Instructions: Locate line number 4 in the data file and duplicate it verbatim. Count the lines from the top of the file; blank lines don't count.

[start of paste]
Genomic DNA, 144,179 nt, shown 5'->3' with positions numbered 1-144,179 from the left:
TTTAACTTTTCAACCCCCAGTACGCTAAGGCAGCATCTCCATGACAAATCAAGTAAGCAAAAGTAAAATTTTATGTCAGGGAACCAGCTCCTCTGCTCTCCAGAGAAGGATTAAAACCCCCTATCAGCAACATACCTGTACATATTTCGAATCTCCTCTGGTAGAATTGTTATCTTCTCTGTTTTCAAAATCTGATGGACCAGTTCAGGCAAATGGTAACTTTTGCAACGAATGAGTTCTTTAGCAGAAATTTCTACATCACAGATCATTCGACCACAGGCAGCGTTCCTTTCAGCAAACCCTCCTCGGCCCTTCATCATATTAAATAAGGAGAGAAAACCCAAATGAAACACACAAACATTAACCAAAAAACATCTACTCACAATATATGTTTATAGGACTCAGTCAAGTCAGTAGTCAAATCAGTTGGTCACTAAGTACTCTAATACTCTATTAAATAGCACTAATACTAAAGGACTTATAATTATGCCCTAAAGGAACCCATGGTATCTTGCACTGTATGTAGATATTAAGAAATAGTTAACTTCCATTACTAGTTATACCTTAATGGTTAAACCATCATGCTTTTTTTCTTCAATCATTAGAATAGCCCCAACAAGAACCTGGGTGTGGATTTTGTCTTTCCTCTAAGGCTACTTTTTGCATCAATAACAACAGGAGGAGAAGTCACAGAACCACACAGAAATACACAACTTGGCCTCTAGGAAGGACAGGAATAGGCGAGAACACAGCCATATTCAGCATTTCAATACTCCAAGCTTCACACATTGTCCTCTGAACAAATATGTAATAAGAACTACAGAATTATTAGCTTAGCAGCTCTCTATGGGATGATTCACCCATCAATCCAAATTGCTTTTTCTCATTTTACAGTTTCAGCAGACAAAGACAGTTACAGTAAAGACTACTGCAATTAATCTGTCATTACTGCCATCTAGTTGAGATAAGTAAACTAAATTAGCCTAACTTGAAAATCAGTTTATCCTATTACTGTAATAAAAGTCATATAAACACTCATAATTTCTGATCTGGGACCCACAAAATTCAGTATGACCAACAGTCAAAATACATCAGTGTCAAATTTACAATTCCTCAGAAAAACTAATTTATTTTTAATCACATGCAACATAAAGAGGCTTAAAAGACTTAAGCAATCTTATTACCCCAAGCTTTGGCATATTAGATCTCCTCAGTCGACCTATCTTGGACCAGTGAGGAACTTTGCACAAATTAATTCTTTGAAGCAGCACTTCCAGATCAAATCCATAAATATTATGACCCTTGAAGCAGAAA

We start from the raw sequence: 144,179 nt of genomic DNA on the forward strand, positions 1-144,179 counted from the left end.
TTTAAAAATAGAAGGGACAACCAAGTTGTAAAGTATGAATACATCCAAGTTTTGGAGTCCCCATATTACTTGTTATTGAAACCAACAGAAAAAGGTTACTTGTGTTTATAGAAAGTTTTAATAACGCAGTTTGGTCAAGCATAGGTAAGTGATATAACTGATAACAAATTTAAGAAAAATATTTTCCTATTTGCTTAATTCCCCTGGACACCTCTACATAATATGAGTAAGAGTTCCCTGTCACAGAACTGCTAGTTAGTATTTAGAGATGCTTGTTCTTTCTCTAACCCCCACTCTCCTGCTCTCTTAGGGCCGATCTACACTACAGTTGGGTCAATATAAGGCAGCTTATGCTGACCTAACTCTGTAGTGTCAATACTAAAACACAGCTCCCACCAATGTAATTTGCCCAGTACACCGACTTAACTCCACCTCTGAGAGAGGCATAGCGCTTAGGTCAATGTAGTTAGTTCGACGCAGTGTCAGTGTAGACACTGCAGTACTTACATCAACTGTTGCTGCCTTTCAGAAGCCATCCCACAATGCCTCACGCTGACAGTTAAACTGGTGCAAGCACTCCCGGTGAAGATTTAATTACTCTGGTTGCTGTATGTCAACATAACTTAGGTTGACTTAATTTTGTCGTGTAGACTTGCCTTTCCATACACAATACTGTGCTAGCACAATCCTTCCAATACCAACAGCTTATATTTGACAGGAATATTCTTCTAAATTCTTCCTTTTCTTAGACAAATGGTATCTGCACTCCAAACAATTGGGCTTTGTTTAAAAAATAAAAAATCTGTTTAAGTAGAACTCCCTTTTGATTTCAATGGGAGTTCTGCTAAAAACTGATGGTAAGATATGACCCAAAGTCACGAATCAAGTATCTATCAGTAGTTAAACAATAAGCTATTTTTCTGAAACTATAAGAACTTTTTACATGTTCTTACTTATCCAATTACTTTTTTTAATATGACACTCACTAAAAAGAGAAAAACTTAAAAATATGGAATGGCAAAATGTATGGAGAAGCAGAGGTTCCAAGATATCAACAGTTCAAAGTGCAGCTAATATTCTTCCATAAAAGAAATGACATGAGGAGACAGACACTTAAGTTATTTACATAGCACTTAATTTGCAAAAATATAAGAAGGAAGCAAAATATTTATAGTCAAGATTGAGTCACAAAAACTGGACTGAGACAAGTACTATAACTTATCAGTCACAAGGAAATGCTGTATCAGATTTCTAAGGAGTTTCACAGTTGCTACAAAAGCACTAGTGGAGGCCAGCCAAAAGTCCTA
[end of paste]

TTTAAAAATAGAAGGGACAACCAAGTTGTAAAGTATGAATACATCCAAGTTTTGGAGTCCCCATATTACTTGTTATTGAAACCAACAGAAAAAGGTTACTTGTGTTTATAGAAAGTTTTAATAACGCAGTTTGGTCAAGCATAGGTAAGTGATATAACTGATAACAAATTTAAGAAAAATATTTTCCTATTTGCTTAATTCCCCTGGACACCTCTACATAATATGAGTAAGAGTTCCCTGTCACAGAACTGCTAGTTAGTATTTAGAGATGCTTGTTCTTTCTCTAACCCCCACTCTCCTGCTCTCTTAGGGCCGATCTACACTACAGTTGGGTCAATATAAGGCAGCTTATGCTGACCTAACTCTGTAGTGTCAATACTAAAACACAGCTCCCACCAATGTAATTTGCCCAGTACACCGACTTAACTCCACCTCTGAGAGAGGCATAGCGCTTAGGTCAATGTAGTTAGTTCGACGCAGTGTCAGTGTAGACACTGCAGTACTTACATCAACTGTTGCTGCCTTTCAGAAGCCATCCCACAATGCCTCACGCTGACAGTTAAACTGGTGCAAGCACTCCCGGTGAAGATTTAATTACTCTGGTTGCTGTATGTCAACATAACTTAGGTTGACTTAATTTTGTCGTGTAGACTTGCCTTTCCATACACAATACTGTGCTAGCACAATCCTTCCAATACCAACAGCTTATATTTGACAGGAATATTCTTCTAAATTCTTCCTTTTCTTAGACAAATGGTATCTGCACTCCAAACAATTGGGCTTTGTTTAAAAAATAAAAAATCTGTTTAAGTAGAACTCCCTTTTGATTTCAATGGGAGTTCTGCTAAAAACTGATGGTAAGATATGACCCAAAGTCACGAATCAAGTATCTATCAGTAGTTAAACAATAAGCTATTTTTCTGAAACTATAAGAACTTTTTACATGTTCTTACTTATCCAATTACTTTTTTTAATATGACACTCACTAAAAAGAGAAAAACTTAAAAATATGGAATGGCAAAATGTATGGAGAAGCAGAGGTTCCAAGATATCAACAGTTCAAAGTGCAGCTAATATTCTTCCATAAAAGAAATGACATGAGGAGACAGACACTTAAGTTATTTACATAGCACTTAATTTGCAAAAATATAAGAAGGAAGCAAAATATTTATAGTCAAGATTGAGTCACAAAAACTGGACTGAGACAAGTACTATAACTTATCAGTCACAAGGAAATGCTGTATCAGATTTCTAAGGAGTTTCACAGTTGCTACAAAAGCACTAGTGGAGGCCAGCCAAAAGTCCTA